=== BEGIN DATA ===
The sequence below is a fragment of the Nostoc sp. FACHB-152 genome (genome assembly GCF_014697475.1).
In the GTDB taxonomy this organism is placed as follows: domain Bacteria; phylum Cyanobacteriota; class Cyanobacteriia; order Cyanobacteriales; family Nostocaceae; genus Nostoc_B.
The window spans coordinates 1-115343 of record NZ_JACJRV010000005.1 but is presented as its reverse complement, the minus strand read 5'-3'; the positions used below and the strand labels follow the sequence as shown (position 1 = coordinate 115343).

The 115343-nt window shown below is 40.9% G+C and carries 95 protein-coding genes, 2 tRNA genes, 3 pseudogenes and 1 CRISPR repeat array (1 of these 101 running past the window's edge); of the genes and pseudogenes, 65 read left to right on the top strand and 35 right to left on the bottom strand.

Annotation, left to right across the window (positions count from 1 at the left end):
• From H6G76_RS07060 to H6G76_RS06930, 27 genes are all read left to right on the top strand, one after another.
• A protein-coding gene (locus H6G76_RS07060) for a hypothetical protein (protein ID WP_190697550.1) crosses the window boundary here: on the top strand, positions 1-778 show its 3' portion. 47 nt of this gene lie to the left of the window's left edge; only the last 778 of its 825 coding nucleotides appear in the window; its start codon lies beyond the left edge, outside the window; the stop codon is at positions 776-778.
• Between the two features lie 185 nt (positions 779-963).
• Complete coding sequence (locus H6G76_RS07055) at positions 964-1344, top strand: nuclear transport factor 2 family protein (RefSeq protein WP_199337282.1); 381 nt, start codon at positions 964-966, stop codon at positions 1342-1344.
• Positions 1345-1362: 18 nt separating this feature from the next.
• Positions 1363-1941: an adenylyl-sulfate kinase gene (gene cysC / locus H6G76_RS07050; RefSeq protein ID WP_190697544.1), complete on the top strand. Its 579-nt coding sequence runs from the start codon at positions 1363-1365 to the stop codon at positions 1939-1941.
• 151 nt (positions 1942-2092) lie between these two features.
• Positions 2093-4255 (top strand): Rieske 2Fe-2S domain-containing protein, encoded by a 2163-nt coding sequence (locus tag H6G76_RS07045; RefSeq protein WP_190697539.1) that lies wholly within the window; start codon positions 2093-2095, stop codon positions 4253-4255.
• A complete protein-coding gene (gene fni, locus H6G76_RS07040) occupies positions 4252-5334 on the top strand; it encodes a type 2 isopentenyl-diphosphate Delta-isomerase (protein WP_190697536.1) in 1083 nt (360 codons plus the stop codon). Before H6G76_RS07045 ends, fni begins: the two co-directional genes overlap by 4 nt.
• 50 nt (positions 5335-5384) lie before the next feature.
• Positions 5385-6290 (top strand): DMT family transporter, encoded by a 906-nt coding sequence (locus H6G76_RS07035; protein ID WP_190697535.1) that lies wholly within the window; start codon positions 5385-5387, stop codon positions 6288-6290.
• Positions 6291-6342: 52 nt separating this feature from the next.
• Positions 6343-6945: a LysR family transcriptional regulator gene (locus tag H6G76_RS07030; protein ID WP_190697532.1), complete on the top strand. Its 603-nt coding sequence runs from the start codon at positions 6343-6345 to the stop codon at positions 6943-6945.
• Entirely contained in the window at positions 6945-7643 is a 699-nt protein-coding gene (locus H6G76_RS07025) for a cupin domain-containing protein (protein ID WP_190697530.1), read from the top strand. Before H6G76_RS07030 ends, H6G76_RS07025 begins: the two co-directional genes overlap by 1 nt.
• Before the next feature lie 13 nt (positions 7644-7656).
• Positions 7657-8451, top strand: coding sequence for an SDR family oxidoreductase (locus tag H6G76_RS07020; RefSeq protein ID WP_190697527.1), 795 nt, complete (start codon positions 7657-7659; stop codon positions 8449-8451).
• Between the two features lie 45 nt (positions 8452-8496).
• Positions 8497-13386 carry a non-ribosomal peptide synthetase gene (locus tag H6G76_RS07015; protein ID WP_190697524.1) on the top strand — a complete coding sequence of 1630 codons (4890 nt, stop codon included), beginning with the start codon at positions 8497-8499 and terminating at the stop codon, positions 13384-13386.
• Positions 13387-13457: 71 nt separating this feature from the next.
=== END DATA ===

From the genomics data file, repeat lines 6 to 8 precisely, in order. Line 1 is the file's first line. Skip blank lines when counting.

• From H6G76_RS07060 to H6G76_RS06930, 27 genes are all read left to right on the top strand, one after another.
• A protein-coding gene (locus H6G76_RS07060) for a hypothetical protein (protein ID WP_190697550.1) crosses the window boundary here: on the top strand, positions 1-778 show its 3' portion. 47 nt of this gene lie to the left of the window's left edge; only the last 778 of its 825 coding nucleotides appear in the window; its start codon lies beyond the left edge, outside the window; the stop codon is at positions 776-778.
• Between the two features lie 185 nt (positions 779-963).